Ludicrous hoop-jumping is putting GPs off returning to work in UK
Arbitrary and overly restrictive policies are putting UK trained GPs off returning to practise in the NHS after a spell abroad, warns Dr Mohsin Ditta
Dr Mohsin Ditta
Earlier this year, around nine months after I qualified as a GP, I made a move to Australia. I felt at home immediately, as 40% of my new practice population also hails from the UK – Little England they call it here!
I am finding most of the work is very similar to the UK in terms of management of chronic disease and mental health, with some extra acute minor injuries work and minor surgical work. GPs working in rural locations develop additional, wide ranging skills in the absence of nearby specialist colleagues and secondary care.
GPs working in Australia also take part in CPD and Quality Improvement projects mandated by the Royal Australian College of GPs, while seeing a host of undifferentiated primary care presentations.
Although relishing the experience here, my long term plan has always been to return to the UK to work in general practice. Already, though, I am learning how obstructive the system is for returning GPs.
For one thing, GPs have to do a minimum number of sessions to stay on the performers list each year – with this magic number being one session according to some appraisal teams and 50 according to others.
It is ludicrous that UK trained GPs with CCT and MRCGP via examination have to return to England on a yearly basis when they have chosen to take a break from the NHS, simply to maintain their performers list membership.
On the other hand, GPs like myself are reluctant to resign from the performers list because we are aware of the bureaucracy of the induction and refreshers scheme. GPs with many years of experience and qualifications don’t particularly like the idea of being treated like a medical student, or GP Registrar, on a six-month GP rotation. Nor do they wish to sit ‘situational judgement MCQ tests’ or drop their income to a £3,500 a month bursary for re-enrolment on the performers list.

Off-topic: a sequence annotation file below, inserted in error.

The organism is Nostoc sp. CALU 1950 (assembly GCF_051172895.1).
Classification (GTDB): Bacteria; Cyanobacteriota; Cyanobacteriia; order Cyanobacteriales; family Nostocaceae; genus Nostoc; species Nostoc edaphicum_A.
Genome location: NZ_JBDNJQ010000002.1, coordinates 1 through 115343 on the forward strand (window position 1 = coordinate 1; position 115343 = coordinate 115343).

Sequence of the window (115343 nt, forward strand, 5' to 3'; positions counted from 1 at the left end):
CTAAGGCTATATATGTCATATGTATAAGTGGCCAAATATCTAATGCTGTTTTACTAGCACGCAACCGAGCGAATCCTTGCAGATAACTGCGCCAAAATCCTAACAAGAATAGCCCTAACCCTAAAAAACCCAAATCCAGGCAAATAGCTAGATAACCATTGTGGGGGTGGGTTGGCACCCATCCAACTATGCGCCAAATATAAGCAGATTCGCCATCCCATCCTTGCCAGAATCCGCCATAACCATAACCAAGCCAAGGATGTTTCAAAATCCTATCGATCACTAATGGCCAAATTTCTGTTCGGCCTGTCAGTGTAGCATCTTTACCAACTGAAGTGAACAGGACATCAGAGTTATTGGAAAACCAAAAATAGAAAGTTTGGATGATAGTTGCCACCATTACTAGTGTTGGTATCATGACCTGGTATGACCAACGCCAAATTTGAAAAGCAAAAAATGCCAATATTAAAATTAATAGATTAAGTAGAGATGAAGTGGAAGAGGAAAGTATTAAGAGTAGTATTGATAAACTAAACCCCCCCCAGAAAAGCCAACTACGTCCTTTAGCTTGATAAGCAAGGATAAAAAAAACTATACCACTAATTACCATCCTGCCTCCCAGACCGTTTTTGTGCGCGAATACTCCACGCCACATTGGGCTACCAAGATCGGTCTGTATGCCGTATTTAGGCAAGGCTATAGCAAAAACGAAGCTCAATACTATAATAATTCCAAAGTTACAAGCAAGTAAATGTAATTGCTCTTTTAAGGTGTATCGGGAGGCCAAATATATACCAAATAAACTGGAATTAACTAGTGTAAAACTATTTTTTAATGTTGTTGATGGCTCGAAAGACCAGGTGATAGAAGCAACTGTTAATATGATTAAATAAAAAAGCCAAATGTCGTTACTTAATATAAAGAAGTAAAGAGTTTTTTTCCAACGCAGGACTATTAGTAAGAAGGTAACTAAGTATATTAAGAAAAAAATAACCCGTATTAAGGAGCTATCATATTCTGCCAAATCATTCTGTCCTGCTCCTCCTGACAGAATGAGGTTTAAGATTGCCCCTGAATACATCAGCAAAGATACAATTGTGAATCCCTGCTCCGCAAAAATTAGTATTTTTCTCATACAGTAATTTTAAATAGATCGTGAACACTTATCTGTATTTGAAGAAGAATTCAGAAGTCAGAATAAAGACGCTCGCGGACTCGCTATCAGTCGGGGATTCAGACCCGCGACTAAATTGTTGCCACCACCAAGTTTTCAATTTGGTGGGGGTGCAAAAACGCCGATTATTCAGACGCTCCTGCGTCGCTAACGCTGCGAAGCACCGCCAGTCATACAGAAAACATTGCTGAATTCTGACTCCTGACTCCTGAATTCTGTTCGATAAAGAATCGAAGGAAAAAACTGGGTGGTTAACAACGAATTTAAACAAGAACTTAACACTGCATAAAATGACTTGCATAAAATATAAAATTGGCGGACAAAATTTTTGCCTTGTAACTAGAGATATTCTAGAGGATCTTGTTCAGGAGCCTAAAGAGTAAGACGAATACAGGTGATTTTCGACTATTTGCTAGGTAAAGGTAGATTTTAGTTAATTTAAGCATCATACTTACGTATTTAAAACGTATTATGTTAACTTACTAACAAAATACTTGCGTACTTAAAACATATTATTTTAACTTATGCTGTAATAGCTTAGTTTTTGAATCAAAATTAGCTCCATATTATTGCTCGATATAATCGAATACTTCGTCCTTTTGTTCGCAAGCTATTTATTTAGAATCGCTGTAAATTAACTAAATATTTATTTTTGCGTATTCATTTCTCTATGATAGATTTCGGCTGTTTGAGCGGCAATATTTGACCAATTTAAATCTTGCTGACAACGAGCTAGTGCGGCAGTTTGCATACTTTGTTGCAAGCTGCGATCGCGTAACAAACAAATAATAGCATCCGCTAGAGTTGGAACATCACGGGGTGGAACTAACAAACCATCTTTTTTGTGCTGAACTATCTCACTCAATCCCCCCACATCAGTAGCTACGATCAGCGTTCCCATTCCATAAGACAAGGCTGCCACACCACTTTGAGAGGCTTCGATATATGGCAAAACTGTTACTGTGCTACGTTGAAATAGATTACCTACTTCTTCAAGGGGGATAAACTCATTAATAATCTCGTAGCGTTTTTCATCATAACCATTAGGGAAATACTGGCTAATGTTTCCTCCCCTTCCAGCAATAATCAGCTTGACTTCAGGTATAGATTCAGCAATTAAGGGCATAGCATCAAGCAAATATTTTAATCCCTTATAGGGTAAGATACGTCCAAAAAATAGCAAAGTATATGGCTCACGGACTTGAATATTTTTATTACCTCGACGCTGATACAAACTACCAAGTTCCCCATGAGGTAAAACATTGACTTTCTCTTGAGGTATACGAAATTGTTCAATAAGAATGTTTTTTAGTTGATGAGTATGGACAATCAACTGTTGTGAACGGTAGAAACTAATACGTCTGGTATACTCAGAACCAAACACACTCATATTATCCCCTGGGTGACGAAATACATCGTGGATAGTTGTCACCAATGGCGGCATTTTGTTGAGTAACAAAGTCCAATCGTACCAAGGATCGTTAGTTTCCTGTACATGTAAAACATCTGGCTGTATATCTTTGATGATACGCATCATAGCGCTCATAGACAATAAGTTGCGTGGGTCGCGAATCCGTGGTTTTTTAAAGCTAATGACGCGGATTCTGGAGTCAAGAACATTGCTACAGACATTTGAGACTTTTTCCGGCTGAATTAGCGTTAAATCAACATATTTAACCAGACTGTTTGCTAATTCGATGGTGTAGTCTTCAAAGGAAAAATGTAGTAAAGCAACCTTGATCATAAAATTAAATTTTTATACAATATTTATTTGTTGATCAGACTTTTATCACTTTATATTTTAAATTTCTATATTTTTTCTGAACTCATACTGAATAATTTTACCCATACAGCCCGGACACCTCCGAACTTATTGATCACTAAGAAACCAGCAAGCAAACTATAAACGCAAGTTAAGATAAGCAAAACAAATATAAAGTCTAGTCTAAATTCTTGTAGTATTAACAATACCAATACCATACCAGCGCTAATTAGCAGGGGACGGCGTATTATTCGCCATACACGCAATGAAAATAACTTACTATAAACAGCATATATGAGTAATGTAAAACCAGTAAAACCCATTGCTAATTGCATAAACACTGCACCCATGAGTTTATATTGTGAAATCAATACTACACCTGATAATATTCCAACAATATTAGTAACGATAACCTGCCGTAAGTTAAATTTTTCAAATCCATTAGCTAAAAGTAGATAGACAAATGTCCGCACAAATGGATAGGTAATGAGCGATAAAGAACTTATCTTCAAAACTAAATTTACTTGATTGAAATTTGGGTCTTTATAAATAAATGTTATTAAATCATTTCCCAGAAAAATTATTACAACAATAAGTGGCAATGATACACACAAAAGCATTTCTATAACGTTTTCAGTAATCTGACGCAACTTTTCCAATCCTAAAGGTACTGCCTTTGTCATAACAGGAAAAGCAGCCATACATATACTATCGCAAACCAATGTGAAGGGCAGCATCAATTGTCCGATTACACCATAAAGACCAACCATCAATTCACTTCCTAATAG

Another issue facing GPs planning to return in the future is the lack of clarity around the permissibility of appraisals over Skype. Only under ‘extreme circumstances’ is a skype appraisal allowed, my local appraisers claim. But surely video conferencing technology should be encouraged, if GPs are returning to the UK to do the required number of sessions?
At a time when the NHS is on a foreign shopping spree to obtain GPs from anywhere and everywhere to meet the honourable health secretary’s ‘5,000 extra GPs’ targets it seems absolutely absurd that UK trained GPs with MRCGP by examination have to face excessive hurdles returning to UK general practice. I recently became aware of a GP with 20 years’ experience, who took a break from the NHS to work in UAE, resigning from the induction and refresher scheme owing to his frustrations with the bureaucracy, to work in a hospital setting where performers list membership is not needed.
UK trained GPs working in similar clinical environments abroad such as Australia, New Zealand and Canada should have their work abroad recognised and allowed to return to UK clinical practice with ease. There is no need for re-testing candidates with OSCES and MCQs and placements, when these candidates have already demonstrated competencies by way of obtaining a CCT.
The hassle of spending your holiday returning to the UK to do an arbitrary number of sessions means most GPs will resign from the performers list, while the requirement to undergo extensive assessment and placements via the induction and refresher scheme puts many UK GPs working and gaining valuable experience abroad off returning to UK clinical practice. This is far from an ideal situation given the current GP shortage in the UK.
Dr Mohsin Ditta is a UK trained GP practising in Western Australia